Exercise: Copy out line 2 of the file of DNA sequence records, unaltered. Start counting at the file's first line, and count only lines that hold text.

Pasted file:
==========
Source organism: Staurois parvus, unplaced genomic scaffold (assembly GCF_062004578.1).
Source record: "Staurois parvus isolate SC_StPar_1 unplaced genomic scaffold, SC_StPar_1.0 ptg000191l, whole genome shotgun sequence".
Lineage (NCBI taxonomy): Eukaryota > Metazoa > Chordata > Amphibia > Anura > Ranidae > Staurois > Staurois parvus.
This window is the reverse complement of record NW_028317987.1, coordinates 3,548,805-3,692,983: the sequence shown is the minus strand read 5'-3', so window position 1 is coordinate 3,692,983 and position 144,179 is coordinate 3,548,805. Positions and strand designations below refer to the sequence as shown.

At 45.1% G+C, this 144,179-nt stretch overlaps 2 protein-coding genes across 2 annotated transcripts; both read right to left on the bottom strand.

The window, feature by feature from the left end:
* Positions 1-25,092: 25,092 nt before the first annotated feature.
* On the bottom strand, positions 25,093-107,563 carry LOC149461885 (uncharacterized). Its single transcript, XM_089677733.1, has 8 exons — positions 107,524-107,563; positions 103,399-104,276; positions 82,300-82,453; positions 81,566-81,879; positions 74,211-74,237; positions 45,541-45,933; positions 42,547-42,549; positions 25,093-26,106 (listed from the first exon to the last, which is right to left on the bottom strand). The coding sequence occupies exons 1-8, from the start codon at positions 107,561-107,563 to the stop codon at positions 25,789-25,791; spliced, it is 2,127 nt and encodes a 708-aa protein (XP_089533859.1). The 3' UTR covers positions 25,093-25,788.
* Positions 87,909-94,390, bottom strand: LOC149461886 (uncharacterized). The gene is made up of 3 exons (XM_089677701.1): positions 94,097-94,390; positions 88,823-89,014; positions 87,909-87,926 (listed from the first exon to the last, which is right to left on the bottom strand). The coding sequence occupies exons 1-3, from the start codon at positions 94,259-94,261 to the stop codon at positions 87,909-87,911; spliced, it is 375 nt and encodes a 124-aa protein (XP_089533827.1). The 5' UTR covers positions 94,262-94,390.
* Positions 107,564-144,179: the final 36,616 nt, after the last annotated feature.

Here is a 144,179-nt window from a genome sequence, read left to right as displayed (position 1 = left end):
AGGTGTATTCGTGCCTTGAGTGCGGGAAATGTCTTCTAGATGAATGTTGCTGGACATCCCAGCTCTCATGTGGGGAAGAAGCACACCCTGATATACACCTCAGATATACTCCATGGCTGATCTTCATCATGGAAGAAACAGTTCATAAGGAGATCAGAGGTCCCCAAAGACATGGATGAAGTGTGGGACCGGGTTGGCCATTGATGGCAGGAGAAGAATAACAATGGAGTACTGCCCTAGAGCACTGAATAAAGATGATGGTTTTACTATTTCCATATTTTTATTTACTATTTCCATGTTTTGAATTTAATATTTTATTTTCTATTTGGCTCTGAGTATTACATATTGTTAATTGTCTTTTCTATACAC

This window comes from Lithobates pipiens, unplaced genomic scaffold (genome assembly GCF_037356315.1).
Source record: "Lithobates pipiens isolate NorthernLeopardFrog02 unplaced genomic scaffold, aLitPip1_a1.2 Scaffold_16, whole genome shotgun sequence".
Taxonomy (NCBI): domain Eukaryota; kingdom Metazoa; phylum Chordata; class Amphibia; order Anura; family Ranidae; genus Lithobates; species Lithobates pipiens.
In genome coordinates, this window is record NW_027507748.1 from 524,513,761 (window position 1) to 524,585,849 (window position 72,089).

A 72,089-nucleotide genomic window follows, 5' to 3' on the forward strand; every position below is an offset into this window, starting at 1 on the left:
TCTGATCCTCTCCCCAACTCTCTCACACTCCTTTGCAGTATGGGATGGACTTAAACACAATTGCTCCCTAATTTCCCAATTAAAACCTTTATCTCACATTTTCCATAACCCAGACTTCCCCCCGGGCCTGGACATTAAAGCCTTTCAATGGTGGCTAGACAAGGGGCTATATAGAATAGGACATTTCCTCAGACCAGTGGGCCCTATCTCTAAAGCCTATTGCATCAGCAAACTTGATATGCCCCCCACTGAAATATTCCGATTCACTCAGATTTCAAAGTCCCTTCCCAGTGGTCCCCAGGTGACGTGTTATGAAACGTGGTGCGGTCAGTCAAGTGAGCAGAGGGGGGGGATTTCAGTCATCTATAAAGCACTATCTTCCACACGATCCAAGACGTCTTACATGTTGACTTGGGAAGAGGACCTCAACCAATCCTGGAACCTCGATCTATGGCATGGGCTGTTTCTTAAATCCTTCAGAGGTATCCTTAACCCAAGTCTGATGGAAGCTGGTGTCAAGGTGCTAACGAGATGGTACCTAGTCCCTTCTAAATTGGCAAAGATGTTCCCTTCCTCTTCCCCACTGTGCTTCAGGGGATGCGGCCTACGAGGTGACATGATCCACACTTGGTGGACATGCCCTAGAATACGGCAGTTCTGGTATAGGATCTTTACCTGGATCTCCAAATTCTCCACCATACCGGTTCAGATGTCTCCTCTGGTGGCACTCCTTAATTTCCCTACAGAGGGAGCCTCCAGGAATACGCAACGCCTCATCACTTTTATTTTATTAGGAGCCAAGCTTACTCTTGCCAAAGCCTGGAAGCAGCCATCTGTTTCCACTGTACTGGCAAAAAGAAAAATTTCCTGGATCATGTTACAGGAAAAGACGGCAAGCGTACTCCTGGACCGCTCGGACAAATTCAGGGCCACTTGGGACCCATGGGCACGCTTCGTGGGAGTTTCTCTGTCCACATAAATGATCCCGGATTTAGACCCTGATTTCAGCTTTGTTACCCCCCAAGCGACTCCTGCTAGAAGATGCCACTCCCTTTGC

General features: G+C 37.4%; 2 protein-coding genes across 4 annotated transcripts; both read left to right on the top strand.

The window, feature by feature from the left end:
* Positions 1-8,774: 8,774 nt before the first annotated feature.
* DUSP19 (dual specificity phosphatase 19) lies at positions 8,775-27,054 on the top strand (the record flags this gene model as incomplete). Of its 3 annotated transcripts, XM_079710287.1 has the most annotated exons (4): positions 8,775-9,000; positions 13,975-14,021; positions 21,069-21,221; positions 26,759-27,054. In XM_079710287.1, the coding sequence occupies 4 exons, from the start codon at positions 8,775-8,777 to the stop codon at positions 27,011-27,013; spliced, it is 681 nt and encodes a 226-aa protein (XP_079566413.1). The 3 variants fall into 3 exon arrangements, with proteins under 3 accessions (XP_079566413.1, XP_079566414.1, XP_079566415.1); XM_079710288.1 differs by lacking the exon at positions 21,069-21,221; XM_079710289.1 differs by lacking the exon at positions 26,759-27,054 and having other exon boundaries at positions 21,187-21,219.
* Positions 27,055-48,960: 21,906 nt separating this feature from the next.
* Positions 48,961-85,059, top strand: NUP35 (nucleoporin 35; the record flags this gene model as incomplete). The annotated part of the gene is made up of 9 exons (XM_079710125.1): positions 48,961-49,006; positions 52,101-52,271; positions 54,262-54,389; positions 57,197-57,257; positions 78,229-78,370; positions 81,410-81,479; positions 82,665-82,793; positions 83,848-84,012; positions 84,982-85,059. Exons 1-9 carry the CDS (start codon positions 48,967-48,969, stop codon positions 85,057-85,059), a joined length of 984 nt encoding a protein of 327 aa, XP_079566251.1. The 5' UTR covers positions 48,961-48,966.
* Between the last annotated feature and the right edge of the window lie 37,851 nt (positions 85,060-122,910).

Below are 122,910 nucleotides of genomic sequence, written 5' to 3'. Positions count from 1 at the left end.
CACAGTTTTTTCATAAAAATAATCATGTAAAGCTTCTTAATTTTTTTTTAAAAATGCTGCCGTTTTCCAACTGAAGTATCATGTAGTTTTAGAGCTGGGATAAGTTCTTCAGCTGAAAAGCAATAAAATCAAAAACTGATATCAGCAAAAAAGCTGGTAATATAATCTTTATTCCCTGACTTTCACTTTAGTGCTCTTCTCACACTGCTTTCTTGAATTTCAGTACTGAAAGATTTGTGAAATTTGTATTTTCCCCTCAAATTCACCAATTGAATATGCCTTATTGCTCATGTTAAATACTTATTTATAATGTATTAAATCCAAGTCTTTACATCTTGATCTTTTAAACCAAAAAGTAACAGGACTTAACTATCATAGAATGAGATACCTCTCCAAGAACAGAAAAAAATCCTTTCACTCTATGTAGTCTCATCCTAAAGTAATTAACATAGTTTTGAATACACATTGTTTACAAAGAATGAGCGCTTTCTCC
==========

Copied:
Source record: "Staurois parvus isolate SC_StPar_1 unplaced genomic scaffold, SC_StPar_1.0 ptg000191l, whole genome shotgun sequence".